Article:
The Cleveland Browns have another offseason to figure out how to turn things around as the perpetual bottom-dweller in the AFC North division. Trading for New England Patriots QB Ryan Mallett is one potential move that reportedly may still happen, but it shouldn't.
Mary Kay Cabot of the Cleveland Plain Dealer reports that the Browns are still looking into the possibility of acquiring Mallett, even at such a steep prospective cost:
One NFL source said he still expects the Browns to try to trade for New England Patriots backup Ryan Mallett. Another said coach Patriots Bill Belichick won't part with him. The Boston Globe recently reported it would take at least a second-round pick to land Mallett, a former third-rounder.
Recently promoted general manager Mike Lombardi has ties with Pats head coach Bill Belichick—they both were involved with the Browns franchise prior to the team's removal, when Art Modell founded the Baltimore Ravens.
Signals are obviously mixed as to whether this deal will truly go down, and it is just one of Cabot's sources that is indicating this as a possibility. That said, the last thing the Browns need is another quarterback controversy.
Since reentering the league in 1999, Cleveland has started 18 different quarterbacks, and none of them has emerged as a franchise option. B/R's official Twitter page documented this fact after Thaddeus Lewis was named the starter for the season finale against the Pittsburgh Steelers:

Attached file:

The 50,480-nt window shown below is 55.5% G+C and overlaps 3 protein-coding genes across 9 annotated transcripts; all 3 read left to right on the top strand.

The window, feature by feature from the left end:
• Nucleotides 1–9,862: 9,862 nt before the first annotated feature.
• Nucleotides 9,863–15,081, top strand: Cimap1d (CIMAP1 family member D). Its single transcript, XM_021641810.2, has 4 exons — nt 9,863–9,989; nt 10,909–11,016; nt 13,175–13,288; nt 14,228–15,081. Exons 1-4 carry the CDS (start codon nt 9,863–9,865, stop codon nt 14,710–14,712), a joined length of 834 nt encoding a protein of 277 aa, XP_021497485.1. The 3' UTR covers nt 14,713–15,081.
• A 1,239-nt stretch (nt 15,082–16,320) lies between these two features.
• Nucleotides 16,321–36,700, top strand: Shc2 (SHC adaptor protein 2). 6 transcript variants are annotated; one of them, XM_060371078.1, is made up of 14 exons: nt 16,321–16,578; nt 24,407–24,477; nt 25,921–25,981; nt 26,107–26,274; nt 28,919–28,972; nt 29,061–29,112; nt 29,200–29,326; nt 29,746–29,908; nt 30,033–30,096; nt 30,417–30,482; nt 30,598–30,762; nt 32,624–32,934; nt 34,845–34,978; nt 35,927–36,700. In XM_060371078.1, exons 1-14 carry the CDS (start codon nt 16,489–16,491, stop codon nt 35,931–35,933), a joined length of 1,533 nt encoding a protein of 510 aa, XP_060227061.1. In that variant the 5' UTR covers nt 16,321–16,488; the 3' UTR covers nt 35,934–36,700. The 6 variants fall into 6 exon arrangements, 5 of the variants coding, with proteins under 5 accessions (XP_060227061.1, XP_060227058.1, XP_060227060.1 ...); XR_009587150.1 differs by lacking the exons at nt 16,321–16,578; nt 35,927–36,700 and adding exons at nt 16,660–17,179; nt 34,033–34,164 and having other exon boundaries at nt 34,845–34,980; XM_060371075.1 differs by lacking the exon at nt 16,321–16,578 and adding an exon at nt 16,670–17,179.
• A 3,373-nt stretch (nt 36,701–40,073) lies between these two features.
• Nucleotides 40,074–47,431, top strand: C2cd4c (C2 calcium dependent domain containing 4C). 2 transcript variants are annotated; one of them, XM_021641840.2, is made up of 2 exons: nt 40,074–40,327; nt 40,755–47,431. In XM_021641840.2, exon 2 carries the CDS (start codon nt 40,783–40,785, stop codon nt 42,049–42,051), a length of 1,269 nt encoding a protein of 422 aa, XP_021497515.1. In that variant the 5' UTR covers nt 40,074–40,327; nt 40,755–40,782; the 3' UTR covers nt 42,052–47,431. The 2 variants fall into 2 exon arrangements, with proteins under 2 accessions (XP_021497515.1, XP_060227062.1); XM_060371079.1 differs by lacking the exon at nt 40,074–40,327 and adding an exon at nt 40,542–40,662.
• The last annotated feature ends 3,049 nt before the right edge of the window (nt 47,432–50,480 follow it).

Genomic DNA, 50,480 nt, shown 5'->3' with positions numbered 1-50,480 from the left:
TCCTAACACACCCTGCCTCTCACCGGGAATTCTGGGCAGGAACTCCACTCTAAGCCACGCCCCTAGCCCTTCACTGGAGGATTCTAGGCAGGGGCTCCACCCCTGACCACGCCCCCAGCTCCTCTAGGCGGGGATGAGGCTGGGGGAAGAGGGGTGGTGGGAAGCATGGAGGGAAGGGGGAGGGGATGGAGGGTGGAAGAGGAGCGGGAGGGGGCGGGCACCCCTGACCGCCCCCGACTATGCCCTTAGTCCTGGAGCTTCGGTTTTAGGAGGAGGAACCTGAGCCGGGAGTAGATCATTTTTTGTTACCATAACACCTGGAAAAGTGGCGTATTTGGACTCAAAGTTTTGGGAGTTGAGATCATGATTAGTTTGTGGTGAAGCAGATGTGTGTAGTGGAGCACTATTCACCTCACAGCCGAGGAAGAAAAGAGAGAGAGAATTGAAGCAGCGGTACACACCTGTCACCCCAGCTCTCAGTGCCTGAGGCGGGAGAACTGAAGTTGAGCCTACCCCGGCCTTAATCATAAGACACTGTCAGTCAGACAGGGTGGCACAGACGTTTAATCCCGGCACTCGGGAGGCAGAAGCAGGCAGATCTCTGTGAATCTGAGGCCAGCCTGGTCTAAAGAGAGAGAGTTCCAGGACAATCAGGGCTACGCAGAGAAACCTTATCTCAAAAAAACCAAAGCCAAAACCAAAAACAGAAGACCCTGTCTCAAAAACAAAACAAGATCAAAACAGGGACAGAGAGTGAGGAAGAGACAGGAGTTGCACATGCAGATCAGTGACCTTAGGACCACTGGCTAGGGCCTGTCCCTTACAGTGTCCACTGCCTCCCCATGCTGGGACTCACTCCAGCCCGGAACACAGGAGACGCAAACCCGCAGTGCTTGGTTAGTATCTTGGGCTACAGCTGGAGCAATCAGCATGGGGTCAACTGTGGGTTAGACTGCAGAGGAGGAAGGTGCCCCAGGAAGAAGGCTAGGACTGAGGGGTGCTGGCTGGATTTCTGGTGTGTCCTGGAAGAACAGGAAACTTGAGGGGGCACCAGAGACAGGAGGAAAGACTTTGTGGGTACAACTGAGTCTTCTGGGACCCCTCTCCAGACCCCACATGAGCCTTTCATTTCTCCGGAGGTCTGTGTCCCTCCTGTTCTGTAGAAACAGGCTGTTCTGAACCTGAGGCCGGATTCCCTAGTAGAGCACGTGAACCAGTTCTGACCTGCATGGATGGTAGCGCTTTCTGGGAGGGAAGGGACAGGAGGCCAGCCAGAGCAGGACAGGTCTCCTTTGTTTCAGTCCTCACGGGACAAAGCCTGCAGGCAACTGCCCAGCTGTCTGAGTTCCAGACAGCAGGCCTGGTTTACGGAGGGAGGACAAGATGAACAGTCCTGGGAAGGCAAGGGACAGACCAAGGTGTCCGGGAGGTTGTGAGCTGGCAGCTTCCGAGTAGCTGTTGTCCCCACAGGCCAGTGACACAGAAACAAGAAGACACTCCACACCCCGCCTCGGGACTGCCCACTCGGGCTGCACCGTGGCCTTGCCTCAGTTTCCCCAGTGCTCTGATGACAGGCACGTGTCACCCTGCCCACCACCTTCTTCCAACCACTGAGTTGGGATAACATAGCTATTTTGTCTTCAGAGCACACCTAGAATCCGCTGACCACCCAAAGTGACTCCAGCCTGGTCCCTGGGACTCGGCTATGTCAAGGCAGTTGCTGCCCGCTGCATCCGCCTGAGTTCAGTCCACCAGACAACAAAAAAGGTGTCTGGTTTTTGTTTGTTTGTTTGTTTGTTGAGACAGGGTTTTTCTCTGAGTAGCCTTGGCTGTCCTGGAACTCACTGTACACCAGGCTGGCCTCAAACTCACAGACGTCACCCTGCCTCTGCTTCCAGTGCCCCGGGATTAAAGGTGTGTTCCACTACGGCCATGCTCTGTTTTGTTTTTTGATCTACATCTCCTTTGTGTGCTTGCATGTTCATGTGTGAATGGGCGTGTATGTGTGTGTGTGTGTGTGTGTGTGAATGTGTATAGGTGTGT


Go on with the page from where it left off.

Considering the Browns invested the No. 22 overall pick of the 2012 draft in impending second-year quarterback and incumbent starter Brandon Weeden, it seems incredulous to move on to No. 19.
Mallett has unquestionably tantalizing physical tools, featuring a 6'7" frame that can see over the whole defense and an absolute cannon for an arm. However, he is very statuesque in the pocket, and he has close to zero mobility.
Meanwhile, Weeden is an underrated athlete and has easily comparable arm talent to Mallett—not to mention 15 NFL starts under his belt. The fact that Mallett has thrown only four passes in his career makes him even more of a liability than Weeden, who had a very up-and-down rookie campaign.
The current Browns regime clearly doesn't seem totally sold on Weeden, or else this potential course of action wouldn't be pursued.
New head coach Rob Chudzinski and offensive coordinator Norv Turner bring an aggressive, vertical offense to Cleveland, which accentuates the strengths of both Weeden and Mallett.
The West Coast offense the Browns ran last year didn't suit Weeden's skills, though, and he should be given a chance to prove himself in the Browns' latest revamping. Since Weeden will turn 30 years old during the 2013 campaign, the new regime should figure out what precisely they have before pulling the trigger on another signal-caller.
There is potential for success for each player in Cleveland's new offense, and the negotiations between Lombardi and the Patriots' brass for Mallett make sense.
It just doesn't seem logically sound for the Browns at this juncture. Offering up a second-round pick to an unproven player to compete with their most recent first-round selection may create an even bigger mess at the game's most important position.
That's something a perpetually struggling franchise can ill-afford to do, and if the current brains of the Browns organization really want to turn things around, stability at quarterback is the ideal place to start.